For the past few months, the common thread of COVID-19 has changed all our lives. Through this change, we’ve discovered many things about our children, work, and ourselves. Admittedly, the learning curve has been sharp and steep. We’ve learned about working remotely, becoming our children’s teachers and transforming living rooms into classrooms, and keeping our loved ones close even though they are many miles away. Perhaps, we have also learned to let go of the small stuff and have come to realize that leaving the dirty dishes in the sink, having cereal for dinner, or not making the bed once in a while won’t necessarily result in complete family disaster. Yet, undoubtedly there have been a few times that may feel like we want to crawl under our bed covers and hide out. The same is true for children.
Even before COVID-19, there has always been an acknowledgment and understanding of children’s need to seek refuge from a grown-up society. Who doesn’t remember making the kitchen table into a tent? Who doesn’t recall finding refuge under a bed? Who hasn’t found the perfect hiding place behind the clothes in a closet? Who doesn’t revel in a secret hideaway known only to you? For young children, there is importance in hiding out, of finding a place that is just the right size, of making the hideout all their own, or of discovering a secret world removed from adults and bothersome siblings.
Young children need places to hide away, play in solitude, and discover themselves. It is through this discovery of self that additional discoveries emerge such as respect for space as well as respect for others. Most importantly, however, these hideaway spaces give children a feeling of safety and security in these times of uncertainty. There are many kinds of hideaways including under the bed, behind a bush, or in a closet. There’s also forts, playhouses, castles, treehouses, and makeshift dens. One idea for creating simple hideaways for young children is with tents.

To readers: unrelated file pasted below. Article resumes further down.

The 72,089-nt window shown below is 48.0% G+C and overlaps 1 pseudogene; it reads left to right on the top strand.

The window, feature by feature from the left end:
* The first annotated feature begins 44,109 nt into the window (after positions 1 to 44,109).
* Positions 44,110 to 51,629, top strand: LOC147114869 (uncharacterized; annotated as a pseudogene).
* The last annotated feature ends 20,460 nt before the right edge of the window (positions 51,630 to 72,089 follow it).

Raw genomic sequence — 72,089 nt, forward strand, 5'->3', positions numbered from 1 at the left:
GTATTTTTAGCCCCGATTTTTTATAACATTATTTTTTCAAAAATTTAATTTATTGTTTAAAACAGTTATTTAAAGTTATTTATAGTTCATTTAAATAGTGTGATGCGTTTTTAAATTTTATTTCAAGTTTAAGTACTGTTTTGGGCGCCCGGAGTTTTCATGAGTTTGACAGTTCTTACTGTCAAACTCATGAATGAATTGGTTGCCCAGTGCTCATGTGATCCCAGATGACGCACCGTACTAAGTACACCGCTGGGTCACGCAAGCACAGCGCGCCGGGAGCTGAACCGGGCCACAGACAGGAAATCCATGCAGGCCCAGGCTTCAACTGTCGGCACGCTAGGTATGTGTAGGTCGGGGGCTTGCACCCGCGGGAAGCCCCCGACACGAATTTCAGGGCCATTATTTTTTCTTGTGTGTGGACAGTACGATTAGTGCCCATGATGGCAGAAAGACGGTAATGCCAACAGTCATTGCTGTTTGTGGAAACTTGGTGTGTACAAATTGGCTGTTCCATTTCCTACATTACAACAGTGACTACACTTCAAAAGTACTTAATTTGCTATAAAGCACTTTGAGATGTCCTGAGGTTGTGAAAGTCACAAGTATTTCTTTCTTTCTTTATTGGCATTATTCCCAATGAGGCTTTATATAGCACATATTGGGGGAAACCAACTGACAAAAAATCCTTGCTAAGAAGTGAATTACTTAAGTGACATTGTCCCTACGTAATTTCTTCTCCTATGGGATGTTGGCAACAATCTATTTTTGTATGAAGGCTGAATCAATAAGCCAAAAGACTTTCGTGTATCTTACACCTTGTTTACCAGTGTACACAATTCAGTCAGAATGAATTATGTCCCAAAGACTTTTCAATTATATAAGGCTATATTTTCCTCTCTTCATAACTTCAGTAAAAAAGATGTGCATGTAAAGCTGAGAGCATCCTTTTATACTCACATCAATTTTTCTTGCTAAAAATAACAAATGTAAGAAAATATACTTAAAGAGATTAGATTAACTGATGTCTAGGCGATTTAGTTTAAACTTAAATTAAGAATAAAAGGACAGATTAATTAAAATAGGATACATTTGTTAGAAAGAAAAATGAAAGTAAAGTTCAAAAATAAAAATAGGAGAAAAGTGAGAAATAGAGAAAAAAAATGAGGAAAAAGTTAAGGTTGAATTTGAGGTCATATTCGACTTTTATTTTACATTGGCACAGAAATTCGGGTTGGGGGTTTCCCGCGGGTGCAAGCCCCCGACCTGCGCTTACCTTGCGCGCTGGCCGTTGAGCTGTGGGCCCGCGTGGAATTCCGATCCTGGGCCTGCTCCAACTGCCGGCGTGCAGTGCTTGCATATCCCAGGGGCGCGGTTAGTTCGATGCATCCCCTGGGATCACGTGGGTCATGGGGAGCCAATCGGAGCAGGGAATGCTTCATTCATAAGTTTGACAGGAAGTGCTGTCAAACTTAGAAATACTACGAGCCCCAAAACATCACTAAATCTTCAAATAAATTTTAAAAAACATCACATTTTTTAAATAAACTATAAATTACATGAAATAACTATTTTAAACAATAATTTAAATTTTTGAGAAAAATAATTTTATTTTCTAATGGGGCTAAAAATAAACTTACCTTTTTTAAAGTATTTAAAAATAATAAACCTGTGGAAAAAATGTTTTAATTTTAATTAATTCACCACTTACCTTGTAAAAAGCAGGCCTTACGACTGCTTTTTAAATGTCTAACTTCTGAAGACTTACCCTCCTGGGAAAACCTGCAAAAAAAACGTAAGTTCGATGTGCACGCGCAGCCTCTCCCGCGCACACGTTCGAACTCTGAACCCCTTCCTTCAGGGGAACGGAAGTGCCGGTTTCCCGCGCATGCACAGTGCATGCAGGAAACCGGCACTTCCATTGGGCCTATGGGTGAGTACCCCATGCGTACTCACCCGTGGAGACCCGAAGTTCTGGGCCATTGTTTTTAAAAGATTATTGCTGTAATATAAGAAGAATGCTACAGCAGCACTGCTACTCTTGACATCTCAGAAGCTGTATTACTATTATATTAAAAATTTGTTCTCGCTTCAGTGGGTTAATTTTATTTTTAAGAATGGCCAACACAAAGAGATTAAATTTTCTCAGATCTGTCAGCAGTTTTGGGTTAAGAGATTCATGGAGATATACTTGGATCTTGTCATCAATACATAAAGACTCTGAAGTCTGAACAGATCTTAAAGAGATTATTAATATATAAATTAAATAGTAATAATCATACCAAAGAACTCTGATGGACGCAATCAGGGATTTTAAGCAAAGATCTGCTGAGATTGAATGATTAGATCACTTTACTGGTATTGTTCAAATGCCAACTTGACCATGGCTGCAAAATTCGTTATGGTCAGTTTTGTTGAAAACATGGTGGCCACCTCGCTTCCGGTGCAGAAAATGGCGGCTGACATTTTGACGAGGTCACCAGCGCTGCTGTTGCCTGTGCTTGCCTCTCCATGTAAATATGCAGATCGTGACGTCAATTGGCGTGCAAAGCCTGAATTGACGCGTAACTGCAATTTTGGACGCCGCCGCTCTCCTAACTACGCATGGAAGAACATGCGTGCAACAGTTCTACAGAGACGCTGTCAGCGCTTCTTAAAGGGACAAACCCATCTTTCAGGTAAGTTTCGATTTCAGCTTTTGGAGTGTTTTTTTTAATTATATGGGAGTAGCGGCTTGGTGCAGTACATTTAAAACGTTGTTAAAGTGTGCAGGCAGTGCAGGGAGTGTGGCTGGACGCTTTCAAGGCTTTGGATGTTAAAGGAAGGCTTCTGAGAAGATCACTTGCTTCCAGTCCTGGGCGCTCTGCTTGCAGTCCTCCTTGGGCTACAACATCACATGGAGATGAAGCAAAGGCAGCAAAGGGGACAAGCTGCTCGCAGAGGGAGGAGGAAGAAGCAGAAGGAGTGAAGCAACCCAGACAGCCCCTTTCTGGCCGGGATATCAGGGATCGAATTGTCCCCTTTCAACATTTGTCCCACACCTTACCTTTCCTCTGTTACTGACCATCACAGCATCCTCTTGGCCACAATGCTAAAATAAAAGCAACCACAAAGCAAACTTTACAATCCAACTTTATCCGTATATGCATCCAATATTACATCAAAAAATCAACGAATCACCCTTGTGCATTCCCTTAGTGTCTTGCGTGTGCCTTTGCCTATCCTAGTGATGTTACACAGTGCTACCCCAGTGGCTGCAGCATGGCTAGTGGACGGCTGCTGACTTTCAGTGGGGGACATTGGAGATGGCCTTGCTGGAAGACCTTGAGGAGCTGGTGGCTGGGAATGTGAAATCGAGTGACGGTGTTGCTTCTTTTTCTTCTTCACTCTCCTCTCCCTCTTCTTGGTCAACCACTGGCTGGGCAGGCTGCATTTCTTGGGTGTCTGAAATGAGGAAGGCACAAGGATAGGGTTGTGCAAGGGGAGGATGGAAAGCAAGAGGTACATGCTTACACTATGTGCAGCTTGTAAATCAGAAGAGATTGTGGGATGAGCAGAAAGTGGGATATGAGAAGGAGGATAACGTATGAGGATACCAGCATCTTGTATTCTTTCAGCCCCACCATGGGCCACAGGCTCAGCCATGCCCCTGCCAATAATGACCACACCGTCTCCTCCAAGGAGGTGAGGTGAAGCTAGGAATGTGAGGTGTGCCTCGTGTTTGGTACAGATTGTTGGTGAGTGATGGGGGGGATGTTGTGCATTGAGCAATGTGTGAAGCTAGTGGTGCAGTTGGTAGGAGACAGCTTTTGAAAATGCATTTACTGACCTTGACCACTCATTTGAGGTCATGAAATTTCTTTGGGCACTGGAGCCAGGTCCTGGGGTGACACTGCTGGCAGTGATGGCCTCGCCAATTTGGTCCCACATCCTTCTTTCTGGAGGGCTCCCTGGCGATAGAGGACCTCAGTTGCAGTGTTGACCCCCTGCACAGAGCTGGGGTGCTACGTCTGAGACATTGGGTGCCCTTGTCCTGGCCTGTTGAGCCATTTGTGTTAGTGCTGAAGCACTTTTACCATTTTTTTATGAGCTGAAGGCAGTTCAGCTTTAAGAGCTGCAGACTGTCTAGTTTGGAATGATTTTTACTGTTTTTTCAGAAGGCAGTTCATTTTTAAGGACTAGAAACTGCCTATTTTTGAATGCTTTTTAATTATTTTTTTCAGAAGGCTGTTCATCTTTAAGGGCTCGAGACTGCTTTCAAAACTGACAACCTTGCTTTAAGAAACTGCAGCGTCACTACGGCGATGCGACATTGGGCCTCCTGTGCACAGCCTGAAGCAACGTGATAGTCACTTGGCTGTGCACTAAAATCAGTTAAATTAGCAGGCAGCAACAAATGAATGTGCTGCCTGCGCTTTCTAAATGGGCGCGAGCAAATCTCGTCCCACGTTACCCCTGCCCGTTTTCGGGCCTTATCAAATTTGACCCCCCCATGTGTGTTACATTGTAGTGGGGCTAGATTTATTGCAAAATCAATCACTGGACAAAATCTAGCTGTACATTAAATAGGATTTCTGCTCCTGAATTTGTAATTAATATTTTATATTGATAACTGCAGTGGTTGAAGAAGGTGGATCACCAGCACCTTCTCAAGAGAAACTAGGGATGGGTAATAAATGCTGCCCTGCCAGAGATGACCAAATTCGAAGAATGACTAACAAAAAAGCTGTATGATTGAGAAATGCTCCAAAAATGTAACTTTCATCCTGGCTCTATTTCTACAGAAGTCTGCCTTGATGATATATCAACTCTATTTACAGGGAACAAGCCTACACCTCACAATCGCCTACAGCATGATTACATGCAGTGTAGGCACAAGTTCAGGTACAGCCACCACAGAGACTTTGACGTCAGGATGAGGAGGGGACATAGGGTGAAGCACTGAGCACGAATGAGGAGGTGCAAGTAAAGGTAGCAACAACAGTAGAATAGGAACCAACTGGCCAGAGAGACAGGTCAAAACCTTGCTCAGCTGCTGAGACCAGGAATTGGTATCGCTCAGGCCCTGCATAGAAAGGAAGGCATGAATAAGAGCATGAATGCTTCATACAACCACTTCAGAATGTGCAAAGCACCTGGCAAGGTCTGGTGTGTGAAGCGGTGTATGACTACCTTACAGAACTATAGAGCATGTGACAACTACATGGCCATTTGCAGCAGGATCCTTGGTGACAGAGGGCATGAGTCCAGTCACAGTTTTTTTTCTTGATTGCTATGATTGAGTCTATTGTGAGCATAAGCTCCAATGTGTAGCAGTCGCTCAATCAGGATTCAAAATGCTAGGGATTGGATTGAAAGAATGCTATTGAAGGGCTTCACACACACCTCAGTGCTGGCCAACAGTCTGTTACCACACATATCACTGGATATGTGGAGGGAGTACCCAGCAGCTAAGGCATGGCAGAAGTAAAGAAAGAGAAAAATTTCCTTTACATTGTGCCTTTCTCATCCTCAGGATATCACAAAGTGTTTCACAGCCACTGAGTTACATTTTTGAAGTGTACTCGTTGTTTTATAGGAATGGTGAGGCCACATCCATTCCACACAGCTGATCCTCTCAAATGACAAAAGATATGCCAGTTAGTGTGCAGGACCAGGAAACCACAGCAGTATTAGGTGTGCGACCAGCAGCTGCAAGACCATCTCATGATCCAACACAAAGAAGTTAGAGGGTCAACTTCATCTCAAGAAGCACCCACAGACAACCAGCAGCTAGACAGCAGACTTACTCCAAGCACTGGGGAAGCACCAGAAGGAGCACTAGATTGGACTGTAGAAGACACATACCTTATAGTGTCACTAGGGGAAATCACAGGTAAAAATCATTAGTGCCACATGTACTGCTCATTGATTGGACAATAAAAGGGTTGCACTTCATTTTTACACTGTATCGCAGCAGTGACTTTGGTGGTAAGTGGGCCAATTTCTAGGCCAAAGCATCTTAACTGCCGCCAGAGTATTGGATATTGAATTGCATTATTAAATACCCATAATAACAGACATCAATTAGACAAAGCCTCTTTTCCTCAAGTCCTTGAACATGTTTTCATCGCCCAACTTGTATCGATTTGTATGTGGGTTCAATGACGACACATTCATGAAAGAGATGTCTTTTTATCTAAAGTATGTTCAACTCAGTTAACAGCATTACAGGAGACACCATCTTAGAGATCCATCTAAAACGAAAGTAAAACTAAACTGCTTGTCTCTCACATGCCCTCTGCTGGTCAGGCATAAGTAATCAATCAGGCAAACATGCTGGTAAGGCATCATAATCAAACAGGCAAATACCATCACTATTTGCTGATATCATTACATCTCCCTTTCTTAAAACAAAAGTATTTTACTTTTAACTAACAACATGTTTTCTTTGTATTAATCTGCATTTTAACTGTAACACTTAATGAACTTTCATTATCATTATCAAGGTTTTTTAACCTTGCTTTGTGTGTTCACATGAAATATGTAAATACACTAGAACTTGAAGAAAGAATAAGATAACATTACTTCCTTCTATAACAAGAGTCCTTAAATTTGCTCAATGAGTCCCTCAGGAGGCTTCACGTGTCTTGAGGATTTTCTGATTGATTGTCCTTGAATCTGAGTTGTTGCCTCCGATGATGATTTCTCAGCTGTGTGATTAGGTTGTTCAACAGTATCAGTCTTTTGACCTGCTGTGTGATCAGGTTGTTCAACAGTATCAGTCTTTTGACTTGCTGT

Tent Hideaways. Children have the uncanny ability to find hideaways in the most improbable spaces—at least to the adult. This innate ability may be because of their height, which is low to the ground allowing children to see the world from a different perspective. It may be because of their small size, which allows them to squeeze into tiny spaces inaccessible by adults. No matter what, they instinctively seek out hideaways. There are many types of tents that make great hideaways such as pop-ups, teepees, and camping tents. But, the greatest, most spectacular tent is made from a blanket or bed sheet and any ole’ place your child can find. All you have to do is supply the fabric and your child will supply the engineering and the imagination.
What a child wants to do most of all is to make a world in which to find a place to discover a self. Edith Cobb (1969)